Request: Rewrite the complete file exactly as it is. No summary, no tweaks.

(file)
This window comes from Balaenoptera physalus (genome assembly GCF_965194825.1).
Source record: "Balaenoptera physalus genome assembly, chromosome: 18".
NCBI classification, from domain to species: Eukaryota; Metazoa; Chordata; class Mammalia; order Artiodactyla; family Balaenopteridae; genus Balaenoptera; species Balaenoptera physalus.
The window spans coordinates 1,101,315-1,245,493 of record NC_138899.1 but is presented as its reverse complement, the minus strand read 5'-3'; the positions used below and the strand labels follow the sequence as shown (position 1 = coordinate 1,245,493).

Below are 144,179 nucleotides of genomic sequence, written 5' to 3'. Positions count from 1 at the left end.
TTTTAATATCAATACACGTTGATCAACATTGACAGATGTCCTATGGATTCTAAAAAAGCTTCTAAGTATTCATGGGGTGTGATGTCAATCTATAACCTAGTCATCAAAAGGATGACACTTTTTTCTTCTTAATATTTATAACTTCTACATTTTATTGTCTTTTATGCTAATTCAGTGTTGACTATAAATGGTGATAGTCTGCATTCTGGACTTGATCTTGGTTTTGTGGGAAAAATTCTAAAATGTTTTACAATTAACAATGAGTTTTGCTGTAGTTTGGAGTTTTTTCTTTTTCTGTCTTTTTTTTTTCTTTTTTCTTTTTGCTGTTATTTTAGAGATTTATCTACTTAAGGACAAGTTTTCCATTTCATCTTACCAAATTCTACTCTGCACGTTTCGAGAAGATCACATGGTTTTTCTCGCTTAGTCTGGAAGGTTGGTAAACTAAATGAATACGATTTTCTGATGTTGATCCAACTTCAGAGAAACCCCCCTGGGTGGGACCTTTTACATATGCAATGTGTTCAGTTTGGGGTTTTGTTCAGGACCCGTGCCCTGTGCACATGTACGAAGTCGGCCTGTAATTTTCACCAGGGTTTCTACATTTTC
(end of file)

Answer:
This window comes from Balaenoptera physalus (genome assembly GCF_965194825.1).
Source record: "Balaenoptera physalus genome assembly, chromosome: 18".
NCBI classification, from domain to species: Eukaryota; Metazoa; Chordata; class Mammalia; order Artiodactyla; family Balaenopteridae; genus Balaenoptera; species Balaenoptera physalus.
The window spans coordinates 1,101,315-1,245,493 of record NC_138899.1 but is presented as its reverse complement, the minus strand read 5'-3'; the positions used below and the strand labels follow the sequence as shown (position 1 = coordinate 1,245,493).

Below are 144,179 nucleotides of genomic sequence, written 5' to 3'. Positions count from 1 at the left end.
TTTTAATATCAATACACGTTGATCAACATTGACAGATGTCCTATGGATTCTAAAAAAGCTTCTAAGTATTCATGGGGTGTGATGTCAATCTATAACCTAGTCATCAAAAGGATGACACTTTTTTCTTCTTAATATTTATAACTTCTACATTTTATTGTCTTTTATGCTAATTCAGTGTTGACTATAAATGGTGATAGTCTGCATTCTGGACTTGATCTTGGTTTTGTGGGAAAAATTCTAAAATGTTTTACAATTAACAATGAGTTTTGCTGTAGTTTGGAGTTTTTTCTTTTTCTGTCTTTTTTTTTTCTTTTTTCTTTTTGCTGTTATTTTAGAGATTTATCTACTTAAGGACAAGTTTTCCATTTCATCTTACCAAATTCTACTCTGCACGTTTCGAGAAGATCACATGGTTTTTCTCGCTTAGTCTGGAAGGTTGGTAAACTAAATGAATACGATTTTCTGATGTTGATCCAACTTCAGAGAAACCCCCCTGGGTGGGACCTTTTACATATGCAATGTGTTCAGTTTGGGGTTTTGTTCAGGACCCGTGCCCTGTGCACATGTACGAAGTCGGCCTGTAATTTTCACCAGGGTTTCTACATTTTC